Virgin Australia refunds All bookings can be cancelled; however some bookings are non-refundable and may attract cancellations fees and surcharges.
Jetstar refunds Jetstar will not extend the booking dates under any circumstances. Unless otherwise stated, airfares are non-refundable. Limited changes are permitted, charges apply. The standard Starter Business bundle fare conditions apply. See Jetstar.com for further details.
Tigerair refunds Except to the extent provided under the Australian Consumer Law, Tigerair Australia is unable to refund any tickets (fares, travel extras and charges) where the passenger decides they no longer have a requirement to fly or is unable to travel, as a result of any change in personal circumstances, including but not limited to medical grounds. Individual or Personal Travel Insurance is recommended for all passengers to cover such cancellations.

Should a passenger decide they no longer wish to travel, they are entitled to apply for a refund of the Government Passenger Services Tax and other government taxes paid. However, Tigerair will apply an AUD $50.00 administration fee per passenger per sector to cover the cost of processing and bank charges for each tax refund request.

Rex refunds This feature is only available for Rex Flex and Rex Biz bookings. Refund for cancellation is subject to an applicable administration fee. Your ticket must be cancelled within the stipulated time frame as stated by the fare rules of your ticket.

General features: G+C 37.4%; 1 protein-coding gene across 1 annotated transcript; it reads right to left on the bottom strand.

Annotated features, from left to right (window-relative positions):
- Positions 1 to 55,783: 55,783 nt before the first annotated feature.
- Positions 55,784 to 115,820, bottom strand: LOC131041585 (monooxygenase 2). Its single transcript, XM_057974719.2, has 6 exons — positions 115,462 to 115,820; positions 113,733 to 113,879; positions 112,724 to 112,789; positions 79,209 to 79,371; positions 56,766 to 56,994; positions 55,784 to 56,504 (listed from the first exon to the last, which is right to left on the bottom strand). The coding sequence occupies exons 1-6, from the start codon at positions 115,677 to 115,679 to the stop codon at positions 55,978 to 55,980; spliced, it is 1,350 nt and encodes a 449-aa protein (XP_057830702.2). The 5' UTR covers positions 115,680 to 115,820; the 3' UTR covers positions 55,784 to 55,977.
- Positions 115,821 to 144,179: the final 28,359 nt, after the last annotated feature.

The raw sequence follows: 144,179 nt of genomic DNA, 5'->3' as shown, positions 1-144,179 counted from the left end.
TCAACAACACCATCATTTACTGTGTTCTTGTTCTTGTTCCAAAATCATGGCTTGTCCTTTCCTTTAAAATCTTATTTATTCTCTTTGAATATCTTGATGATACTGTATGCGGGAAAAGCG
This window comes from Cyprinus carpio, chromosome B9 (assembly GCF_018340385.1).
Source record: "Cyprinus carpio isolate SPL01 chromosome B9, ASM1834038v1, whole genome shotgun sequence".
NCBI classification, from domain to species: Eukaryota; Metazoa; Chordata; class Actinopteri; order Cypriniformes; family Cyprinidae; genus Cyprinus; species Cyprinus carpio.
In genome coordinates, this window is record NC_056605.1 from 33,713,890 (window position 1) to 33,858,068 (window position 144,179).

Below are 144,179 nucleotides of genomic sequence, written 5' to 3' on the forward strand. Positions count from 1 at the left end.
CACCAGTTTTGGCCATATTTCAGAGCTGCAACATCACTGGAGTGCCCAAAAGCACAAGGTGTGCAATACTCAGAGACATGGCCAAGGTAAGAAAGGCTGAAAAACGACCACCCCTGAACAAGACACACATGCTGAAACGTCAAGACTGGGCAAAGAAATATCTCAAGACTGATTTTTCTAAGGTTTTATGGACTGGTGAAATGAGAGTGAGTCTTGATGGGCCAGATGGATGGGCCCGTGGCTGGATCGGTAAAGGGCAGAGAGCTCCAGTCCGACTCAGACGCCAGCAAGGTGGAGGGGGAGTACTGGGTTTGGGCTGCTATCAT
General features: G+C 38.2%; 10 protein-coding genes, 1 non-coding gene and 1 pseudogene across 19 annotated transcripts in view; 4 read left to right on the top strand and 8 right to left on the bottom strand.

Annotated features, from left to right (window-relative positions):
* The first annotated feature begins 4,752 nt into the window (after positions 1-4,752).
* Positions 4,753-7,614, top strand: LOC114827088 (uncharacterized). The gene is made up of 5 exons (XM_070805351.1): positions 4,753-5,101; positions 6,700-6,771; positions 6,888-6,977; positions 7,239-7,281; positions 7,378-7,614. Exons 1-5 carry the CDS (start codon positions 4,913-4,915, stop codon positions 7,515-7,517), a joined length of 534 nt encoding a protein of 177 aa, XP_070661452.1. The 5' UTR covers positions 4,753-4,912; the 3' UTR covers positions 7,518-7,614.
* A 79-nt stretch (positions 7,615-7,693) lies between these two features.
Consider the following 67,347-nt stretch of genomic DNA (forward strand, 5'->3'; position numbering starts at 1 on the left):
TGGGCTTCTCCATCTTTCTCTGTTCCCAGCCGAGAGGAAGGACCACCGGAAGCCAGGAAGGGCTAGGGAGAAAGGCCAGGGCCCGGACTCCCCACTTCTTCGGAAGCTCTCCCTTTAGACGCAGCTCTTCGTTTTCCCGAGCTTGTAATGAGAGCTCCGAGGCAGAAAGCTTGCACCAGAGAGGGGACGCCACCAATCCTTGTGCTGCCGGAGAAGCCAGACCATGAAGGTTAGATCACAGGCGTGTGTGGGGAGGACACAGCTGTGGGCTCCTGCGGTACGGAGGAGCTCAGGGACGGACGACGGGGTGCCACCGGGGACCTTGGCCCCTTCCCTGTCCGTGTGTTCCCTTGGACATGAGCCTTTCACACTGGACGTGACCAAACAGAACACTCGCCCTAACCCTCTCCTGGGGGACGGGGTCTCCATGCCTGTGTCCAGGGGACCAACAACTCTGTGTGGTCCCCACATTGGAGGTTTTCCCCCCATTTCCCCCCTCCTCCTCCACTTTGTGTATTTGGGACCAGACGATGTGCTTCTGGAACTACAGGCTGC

Currently there is a 25% discount on the admin fee that is being charged at the Customer Contact Centre if amendment is done online successfully.


Which airlines are most likely to have cancelled flights?

In June 2017, finder.com.au analysed Bureau of Infrastructure, Transport and Regional Economics (BITRE) data for caline cancellations dating back to 2010, to find out which was the worst performing airline in Australia. It found thatQantasLink had the highest percentage of cancellations since 2010 at 2.32%.

Carrier
Flights since 2010
Cancellations since 2010
Cancellation %
Jetstar
1,038,598
17,647
1.70%
Qantas
1,664,795
22,909
1.38%
QantasLink
1,318,436
30,617
2.32%
Regional Express
603,393
2,716
0.45%
Tigerair Australia
286,142
4,143
1.45%
Virgin Australia
1,939,546
32,229
1.66%
Virgin Australia Regional Airlines
160,658
2,667
1.66%

The study also found that those flying out of Karratha experienced the most cancellations with 3.47% of flights being cancelled.

Airport
Flights since 2010
Cancellations since 2010
Cancellation %
Adelaide
376,442
3,482
0.92%
Albury
46,382
360
0.78%
Brisbane
966,008
14,562
1.51%
Cairns
168,986
1,386
0.82%
Canberra
270,584
7,388
2.73%
Darwin
52,164
284
0.54%
Dubbo
45,994
376
0.82%
Gladstone
43,210
1,294
2.99%
Gold Coast
221,972
3,946
1.78%
Hobart
107,106
892
0.83%
Karratha
51,320
1,782
3.47%
Launceston
71,872
1,030
1.43%
Mackay
57,960
808
1.39%
Melbourne
1,160,600
21,614
1.86%
Newcastle
67,012
788
1.18%
Perth
408,258
5,322
1.30%
Port Lincoln
49,778
466
0.94%
Rockhampton
64,234
1,636
2.55%